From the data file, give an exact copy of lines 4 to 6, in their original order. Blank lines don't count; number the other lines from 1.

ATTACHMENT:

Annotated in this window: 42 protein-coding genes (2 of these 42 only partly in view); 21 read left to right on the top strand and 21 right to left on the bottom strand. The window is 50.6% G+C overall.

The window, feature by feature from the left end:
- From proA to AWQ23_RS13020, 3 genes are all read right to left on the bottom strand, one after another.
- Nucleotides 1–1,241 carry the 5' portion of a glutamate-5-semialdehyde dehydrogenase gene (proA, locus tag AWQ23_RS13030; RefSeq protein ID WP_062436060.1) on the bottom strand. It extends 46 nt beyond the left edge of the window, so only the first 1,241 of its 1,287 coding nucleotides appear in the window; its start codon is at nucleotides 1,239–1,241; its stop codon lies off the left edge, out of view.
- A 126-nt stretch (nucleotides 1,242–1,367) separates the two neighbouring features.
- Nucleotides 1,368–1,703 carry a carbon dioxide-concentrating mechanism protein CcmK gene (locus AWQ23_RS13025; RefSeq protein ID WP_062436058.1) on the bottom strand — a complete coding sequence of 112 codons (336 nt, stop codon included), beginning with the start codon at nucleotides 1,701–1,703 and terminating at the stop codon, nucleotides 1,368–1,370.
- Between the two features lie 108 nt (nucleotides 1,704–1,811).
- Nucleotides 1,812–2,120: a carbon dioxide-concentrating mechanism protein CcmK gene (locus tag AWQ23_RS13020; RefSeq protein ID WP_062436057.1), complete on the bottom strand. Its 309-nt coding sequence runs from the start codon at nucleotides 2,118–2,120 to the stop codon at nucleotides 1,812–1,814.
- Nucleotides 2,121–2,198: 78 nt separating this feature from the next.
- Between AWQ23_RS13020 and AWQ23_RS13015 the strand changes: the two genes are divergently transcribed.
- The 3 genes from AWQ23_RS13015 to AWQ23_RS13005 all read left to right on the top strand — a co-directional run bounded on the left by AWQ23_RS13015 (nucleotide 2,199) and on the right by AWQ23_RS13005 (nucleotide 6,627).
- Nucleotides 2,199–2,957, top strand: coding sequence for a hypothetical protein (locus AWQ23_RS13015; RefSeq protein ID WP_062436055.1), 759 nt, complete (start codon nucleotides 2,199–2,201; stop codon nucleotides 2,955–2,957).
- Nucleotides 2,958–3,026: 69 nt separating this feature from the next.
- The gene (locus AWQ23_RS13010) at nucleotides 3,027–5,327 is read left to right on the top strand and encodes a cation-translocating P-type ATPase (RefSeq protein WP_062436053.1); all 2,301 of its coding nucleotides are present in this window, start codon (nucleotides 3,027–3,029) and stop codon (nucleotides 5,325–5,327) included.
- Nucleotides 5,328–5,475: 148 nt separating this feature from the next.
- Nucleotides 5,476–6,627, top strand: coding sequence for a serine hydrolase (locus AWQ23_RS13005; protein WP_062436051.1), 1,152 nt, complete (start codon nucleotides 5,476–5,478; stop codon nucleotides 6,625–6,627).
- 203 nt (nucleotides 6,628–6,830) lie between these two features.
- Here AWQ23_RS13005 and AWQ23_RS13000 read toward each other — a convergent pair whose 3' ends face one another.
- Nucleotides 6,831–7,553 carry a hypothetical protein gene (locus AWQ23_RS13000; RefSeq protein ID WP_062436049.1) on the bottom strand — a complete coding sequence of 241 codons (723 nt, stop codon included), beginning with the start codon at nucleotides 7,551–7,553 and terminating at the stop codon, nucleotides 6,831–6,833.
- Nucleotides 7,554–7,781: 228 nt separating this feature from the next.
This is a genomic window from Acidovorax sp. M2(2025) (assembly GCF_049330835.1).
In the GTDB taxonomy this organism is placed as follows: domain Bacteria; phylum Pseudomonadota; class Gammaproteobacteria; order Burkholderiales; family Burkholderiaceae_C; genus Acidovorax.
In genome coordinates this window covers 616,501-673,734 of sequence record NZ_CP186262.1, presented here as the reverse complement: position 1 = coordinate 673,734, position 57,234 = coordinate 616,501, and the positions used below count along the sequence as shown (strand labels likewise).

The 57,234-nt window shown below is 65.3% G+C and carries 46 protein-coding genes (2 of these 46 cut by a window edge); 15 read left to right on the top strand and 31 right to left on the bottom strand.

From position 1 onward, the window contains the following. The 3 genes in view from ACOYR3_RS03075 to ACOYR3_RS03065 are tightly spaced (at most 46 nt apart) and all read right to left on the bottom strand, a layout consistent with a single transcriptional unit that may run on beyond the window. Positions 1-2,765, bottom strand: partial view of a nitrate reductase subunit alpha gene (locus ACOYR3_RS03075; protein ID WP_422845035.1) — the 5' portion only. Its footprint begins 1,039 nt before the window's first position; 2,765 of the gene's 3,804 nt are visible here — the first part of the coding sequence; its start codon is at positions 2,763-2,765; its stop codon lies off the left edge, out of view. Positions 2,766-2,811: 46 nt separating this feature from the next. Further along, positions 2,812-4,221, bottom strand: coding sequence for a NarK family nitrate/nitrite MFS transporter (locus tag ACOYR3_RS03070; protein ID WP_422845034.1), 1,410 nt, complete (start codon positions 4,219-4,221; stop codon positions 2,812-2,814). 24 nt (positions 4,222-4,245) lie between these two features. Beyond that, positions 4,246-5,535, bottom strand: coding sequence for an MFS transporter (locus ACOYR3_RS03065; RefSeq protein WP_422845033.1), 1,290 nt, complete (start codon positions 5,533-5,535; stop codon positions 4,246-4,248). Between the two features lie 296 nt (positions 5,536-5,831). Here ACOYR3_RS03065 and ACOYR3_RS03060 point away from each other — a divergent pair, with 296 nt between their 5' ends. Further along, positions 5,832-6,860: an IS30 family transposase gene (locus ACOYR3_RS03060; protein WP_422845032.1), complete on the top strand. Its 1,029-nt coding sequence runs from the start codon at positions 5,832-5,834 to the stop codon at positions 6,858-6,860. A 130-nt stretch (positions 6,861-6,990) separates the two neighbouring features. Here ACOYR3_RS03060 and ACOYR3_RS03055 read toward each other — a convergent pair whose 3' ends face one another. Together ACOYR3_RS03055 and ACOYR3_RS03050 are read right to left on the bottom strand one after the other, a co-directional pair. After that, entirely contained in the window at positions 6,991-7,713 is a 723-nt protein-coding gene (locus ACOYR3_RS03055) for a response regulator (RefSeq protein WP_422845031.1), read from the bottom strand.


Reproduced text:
- Nucleotides 1–1,241 carry the 5' portion of a glutamate-5-semialdehyde dehydrogenase gene (proA, locus tag AWQ23_RS13030; RefSeq protein ID WP_062436060.1) on the bottom strand. It extends 46 nt beyond the left edge of the window, so only the first 1,241 of its 1,287 coding nucleotides appear in the window; its start codon is at nucleotides 1,239–1,241; its stop codon lies off the left edge, out of view.
- A 126-nt stretch (nucleotides 1,242–1,367) separates the two neighbouring features.
- Nucleotides 1,368–1,703 carry a carbon dioxide-concentrating mechanism protein CcmK gene (locus AWQ23_RS13025; RefSeq protein ID WP_062436058.1) on the bottom strand — a complete coding sequence of 112 codons (336 nt, stop codon included), beginning with the start codon at nucleotides 1,701–1,703 and terminating at the stop codon, nucleotides 1,368–1,370.